# Eli5: How do you synchronize a whole national grid?

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Back in 2015 Turkey has been synchronized to the European grid.
Now my question is, how do you synchronize a whole country to another country? Adjusting the voltage is pretty simple by using transformers, but what about the frequency and phase angle? While synchronizing a generator to the grid is just a matter of changing the rpm of the generator, but obviously you can’t do that, in order to change the frequency of the grid, because if your generator is to slow it will be powered by the grid. So how do you synchronize a whole country?

In: Engineering

that is how you do it. you very slowly change the rpm of all generators on the grid until they match the grid you want to connect with.

I’m not sure but I think what you say “*if your generator is to slow it will be powered by the grid.*” is the answer. If your generator slows down the grid will pull on it and speed it up. If your generator speeds up and tries to push on the grid, the grid will resist and slow it down a little. And together all the generators keep each other in sync. You can see a lab bench example of syncing two generators here: https://www.youtube.com/watch?v=RGPCIypib5Q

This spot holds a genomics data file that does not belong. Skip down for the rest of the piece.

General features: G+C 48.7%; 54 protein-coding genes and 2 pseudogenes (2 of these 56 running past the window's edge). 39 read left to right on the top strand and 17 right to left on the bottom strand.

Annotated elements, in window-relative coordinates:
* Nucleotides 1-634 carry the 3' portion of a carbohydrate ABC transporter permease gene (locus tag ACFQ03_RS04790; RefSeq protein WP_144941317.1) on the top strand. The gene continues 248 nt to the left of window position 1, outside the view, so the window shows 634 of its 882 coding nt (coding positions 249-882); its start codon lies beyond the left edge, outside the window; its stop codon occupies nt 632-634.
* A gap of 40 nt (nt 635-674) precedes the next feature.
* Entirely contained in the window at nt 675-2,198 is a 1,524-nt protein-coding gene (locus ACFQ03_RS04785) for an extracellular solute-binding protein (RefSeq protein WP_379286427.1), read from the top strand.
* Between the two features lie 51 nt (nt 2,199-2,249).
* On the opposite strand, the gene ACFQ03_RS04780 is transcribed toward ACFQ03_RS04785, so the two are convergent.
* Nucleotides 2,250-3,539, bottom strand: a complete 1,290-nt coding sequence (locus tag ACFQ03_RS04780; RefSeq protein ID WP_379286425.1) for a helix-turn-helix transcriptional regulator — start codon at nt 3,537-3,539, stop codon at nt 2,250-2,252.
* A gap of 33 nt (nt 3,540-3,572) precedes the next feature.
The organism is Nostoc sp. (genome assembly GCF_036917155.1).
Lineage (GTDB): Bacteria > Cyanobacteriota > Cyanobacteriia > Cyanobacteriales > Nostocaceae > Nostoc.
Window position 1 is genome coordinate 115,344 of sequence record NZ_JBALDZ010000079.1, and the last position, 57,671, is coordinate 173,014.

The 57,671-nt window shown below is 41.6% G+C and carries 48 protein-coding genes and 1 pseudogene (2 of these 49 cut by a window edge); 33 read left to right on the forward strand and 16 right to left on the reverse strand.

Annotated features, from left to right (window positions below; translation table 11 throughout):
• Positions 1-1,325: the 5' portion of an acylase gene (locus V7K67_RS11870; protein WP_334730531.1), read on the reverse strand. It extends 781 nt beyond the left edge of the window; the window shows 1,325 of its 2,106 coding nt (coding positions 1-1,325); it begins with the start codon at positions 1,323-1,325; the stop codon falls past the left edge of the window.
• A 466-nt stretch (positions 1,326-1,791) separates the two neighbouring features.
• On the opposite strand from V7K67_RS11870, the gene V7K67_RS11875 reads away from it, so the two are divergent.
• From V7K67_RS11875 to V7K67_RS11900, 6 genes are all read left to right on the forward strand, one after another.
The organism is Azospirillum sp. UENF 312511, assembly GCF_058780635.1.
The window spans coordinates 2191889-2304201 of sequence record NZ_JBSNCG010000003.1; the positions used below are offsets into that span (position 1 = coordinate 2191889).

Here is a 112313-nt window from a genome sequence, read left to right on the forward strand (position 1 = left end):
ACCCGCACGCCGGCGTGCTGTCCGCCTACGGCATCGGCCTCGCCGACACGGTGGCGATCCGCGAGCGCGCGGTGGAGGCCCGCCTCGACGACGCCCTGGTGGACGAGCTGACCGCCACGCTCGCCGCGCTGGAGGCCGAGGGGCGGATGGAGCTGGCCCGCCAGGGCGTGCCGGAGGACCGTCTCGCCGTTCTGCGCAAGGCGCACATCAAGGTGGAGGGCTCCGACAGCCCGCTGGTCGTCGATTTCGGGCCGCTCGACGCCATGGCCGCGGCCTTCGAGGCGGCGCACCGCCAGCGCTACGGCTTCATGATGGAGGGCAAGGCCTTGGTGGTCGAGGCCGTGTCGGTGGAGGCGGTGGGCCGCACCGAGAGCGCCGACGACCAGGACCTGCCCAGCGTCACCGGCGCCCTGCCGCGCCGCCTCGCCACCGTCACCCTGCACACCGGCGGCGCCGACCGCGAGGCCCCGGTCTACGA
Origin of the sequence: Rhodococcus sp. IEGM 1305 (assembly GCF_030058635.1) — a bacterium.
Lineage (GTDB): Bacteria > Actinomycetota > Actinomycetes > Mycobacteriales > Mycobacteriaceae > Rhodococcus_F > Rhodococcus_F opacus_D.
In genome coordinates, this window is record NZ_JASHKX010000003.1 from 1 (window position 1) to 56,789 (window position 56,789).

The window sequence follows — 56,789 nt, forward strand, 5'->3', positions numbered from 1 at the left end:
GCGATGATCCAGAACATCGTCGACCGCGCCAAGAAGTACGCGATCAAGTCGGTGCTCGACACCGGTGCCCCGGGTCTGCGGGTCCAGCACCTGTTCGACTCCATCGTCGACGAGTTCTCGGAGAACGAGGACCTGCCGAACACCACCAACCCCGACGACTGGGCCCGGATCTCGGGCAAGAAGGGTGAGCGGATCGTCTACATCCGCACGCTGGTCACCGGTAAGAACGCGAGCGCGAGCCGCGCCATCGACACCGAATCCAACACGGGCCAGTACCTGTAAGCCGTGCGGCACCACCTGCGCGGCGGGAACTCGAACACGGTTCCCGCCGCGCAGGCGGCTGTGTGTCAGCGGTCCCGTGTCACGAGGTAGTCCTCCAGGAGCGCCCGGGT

The European grid is 50 Hz, you can see it flickering on lights or hear it and get close to it by manual faster/slower adjustments, I don’t know what equipment can speed or slow a generator but [Synchroscopes (Wikipedia)](https://en.wikipedia.org/wiki/Synchroscope) can measure how in/out of sync two power feeds are, so there must be a way to feed that into the regulation of a generator. The Wikipedia page says they are used for syncrhonising power generators onto a grid and describes basically a human adjusting the settings until the Synchroscope says the new generator is in sync, before connecting them. I wouldn’t be surprised if that’s automated nowadays.

One of the problems people consider in the event of a disaster which shuts down a national grid completely is how do you get it started again? Some power stations take power to start them up (e.g. water pumps, coal conveyor belts, control computers, water pumps, etc.) and they all need to come online in sync. In that situation it’s known as a [Black start](https://en.wikipedia.org/wiki/Black_start) and an example is given there – battery to start a diesel generator at a hydro plant, diesel generator runs the control systems and powers some of the valves to start water flowing, water generates power to bring the whole hydro plant online and energise the local grid, a bigger gas, coal or nuclear plant starts up from that and merges into the grid.